My Biggest Break -- By Farr
I had lunch and a chance to chat this past weekend with a man named Loren Farr. The first time I ever talked to him was in July 1989. He was the boss, the news director, and the main news anchor at KXII TV in Sherman, Texas.
I was a would-be reporter who just finished the program at a school called “Broadcast Center” in St. Louis. I had sent Mr. Farr an audition tape and he called me because he said he spotted some potential in my work.
My route into TV news wasn’t typical. I went to CU in Boulder, changed my major several times, took several journalism courses along the way and graduated with a BA in English. I was always a pretty good writer and I loved to read so eventually that was a good fit for me. I learned a lot in a wide range of classes and I was proud to have a degree, but I didn’t think I was cut out to be a teacher (that is a really tough job). I wasn’t sure what to do.
My sister Cindy and her husband Russ were living in St. Louis and they kept seeing commercials for Broadcast Center. The school promised to get you a job in broadcasting if you completed the one-year course.
I packed up and moved to St. Louis, moved in with Cindy and Russ and signed up at Broadcast Center. The program was good. There was a strong emphasis on voice work and on writing for news. I’d always been a good talker and I caught on quickly. I took a couple of extra courses with extra fees from a couple of well-known St. Louis anchors. Those classes were very helpful.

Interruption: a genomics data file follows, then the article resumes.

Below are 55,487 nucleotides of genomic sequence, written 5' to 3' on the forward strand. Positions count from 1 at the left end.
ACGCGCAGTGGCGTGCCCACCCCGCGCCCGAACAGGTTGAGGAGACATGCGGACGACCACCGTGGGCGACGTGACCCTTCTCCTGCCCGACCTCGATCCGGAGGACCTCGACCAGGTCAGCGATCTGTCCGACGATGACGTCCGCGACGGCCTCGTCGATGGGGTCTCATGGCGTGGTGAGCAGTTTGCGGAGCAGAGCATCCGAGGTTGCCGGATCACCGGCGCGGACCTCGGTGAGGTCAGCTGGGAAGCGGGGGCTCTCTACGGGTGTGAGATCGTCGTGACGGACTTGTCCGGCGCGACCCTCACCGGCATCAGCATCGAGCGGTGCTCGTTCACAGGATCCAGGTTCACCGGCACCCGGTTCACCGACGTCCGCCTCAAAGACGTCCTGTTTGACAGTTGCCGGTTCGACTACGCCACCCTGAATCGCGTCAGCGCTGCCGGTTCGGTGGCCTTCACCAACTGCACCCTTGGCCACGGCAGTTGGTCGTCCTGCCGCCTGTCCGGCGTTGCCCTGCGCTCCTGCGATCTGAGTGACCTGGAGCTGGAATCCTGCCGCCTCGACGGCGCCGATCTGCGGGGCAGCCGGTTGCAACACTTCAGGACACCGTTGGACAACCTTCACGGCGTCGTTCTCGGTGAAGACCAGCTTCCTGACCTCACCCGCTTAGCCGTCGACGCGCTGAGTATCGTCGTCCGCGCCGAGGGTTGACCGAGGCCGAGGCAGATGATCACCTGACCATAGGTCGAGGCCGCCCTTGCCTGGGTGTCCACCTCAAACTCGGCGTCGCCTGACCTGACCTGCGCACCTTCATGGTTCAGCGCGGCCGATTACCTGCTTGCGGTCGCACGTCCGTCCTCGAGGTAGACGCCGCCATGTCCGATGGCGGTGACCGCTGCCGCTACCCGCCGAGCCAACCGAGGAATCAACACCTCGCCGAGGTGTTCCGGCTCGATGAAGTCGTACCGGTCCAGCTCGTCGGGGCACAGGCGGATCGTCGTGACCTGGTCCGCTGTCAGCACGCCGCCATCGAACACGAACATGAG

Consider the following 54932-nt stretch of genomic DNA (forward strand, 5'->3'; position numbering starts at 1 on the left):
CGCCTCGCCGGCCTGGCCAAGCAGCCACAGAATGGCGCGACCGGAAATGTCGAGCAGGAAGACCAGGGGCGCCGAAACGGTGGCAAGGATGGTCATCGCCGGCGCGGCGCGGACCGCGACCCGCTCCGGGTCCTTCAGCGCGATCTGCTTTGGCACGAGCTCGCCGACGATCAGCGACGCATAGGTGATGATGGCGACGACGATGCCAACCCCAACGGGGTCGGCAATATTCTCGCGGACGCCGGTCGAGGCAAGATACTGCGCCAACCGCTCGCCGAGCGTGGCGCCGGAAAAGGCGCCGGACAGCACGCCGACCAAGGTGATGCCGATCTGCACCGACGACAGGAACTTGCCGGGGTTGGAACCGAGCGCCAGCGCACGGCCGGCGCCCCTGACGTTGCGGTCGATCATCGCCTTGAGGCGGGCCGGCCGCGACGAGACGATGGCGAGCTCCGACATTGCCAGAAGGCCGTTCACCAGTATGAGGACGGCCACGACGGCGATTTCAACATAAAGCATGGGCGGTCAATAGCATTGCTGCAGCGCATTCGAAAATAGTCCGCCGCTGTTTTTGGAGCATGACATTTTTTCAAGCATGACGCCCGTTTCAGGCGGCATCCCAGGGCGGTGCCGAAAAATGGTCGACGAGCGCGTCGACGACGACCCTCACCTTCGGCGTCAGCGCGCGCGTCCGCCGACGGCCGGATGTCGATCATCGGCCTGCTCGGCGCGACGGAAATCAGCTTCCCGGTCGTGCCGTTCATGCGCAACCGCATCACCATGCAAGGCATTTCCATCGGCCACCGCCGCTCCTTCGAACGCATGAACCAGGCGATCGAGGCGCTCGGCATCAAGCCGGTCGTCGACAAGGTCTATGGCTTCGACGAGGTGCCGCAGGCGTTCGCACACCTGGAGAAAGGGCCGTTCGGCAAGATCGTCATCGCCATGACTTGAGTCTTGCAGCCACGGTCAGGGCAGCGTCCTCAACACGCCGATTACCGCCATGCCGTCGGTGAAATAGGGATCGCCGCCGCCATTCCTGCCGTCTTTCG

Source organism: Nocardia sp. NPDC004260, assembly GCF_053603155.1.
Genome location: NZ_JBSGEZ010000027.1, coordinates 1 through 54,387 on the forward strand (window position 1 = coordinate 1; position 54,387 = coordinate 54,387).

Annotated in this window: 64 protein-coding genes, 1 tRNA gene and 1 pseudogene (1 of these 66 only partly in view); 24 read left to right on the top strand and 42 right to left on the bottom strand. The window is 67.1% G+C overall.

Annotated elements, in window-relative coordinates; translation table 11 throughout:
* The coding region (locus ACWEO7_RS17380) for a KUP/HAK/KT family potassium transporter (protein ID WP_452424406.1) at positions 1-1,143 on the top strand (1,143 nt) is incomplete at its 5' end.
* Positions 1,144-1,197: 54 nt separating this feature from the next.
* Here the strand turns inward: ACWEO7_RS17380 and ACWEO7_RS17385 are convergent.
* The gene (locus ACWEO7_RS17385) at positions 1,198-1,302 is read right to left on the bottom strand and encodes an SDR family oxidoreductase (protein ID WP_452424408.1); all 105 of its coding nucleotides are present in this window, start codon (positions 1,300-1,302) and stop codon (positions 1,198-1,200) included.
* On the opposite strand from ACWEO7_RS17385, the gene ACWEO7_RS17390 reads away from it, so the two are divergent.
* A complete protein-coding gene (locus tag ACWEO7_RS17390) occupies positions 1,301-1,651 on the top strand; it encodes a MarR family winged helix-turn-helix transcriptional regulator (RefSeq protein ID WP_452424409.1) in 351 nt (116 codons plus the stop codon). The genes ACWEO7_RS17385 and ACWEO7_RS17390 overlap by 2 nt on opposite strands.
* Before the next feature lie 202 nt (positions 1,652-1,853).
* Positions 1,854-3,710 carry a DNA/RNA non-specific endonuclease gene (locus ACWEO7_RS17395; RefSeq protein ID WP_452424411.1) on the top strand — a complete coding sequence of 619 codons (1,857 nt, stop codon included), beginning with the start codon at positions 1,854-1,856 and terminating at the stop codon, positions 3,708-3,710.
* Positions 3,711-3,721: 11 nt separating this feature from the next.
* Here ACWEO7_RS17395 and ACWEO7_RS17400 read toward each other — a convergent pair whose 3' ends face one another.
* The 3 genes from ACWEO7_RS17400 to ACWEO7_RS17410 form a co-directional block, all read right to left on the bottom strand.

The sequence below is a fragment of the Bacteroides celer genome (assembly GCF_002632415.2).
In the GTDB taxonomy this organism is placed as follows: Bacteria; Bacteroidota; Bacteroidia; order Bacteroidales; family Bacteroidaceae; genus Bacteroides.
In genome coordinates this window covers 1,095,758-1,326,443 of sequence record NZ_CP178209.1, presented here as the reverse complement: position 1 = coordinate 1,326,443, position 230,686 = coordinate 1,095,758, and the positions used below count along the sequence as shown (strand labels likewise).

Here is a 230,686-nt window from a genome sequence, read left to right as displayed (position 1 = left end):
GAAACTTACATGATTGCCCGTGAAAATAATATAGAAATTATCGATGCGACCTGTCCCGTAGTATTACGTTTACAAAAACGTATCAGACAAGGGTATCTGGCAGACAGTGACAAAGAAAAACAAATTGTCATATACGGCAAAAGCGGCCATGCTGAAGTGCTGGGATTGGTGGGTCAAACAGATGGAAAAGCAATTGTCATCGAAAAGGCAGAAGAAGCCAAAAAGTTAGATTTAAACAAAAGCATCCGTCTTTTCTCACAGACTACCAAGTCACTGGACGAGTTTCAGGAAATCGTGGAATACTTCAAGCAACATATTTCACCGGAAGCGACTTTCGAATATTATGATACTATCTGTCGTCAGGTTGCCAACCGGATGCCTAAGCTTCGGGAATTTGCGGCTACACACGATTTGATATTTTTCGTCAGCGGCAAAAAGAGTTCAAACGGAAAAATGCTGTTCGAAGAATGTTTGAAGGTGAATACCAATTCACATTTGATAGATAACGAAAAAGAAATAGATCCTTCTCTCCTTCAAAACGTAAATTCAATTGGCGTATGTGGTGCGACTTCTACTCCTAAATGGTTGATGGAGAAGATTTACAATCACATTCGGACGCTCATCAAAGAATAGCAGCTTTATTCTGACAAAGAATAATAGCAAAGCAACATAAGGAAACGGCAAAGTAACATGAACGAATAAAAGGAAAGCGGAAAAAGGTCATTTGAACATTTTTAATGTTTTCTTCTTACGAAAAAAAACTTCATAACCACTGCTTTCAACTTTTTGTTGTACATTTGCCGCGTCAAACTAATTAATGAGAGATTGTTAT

That brings me to that 1989 phone call from Mr. Farr at KXII. He told me he liked my tape because of the potential he saw in me. (We agreed this weekend that the tape wasn’t very good, but it was hard to get a good tape made in 1989 unless you were an intern at a TV station, and I was not.) He told me he couldn’t hire me without meeting me in person, and he couldn’t guarantee that he would hire me if I traveled to Texas on my own. He needed someone right away. I thanked Mr. Farr for his time.
I made a call to Colorado and my mother agreed to help me pay for a flight to Texas. (Thanks, Mom!)
I called Mr. Farr back and told him I would be in Sherman the following Friday.
He put me through a really tough interview for more than three hours – still one of the toughest I’ve ever had. A few days later he called and offered me a job as a KXII bureau reporter in Ardmore, Oklahoma. He told me that he appreciated the fact that I called him Mr. Farr and not Loren. I took the job and started my TV News career on Aug. 1, 1989.
It was a tough job but I learned a lot. I was there for a little under a year, then I moved on to a station in Lawton, Oklahoma, which was a bigger market.
That first job was a real eye-opener. I quickly found out how much I didn’t know, but Loren Farr was a strong mentor and a coach and a counselor. I reconnected with him a few years ago on Facebook, and he let me know he would be in Colorado Springs this past weekend for family reasons.
It was great to see him and talk about those times nearly 29 years ago. I call him Loren now. Everything that has happened to me in my TV news career goes back to the man who made that first phone call in 1989 and knew that he could turn my potential into ability, and capability in a tough and competitive business.
Thanks, Mr. Farr!
Below are a few screen shots from that first TV news job in 1989.
We’ll talk again soon.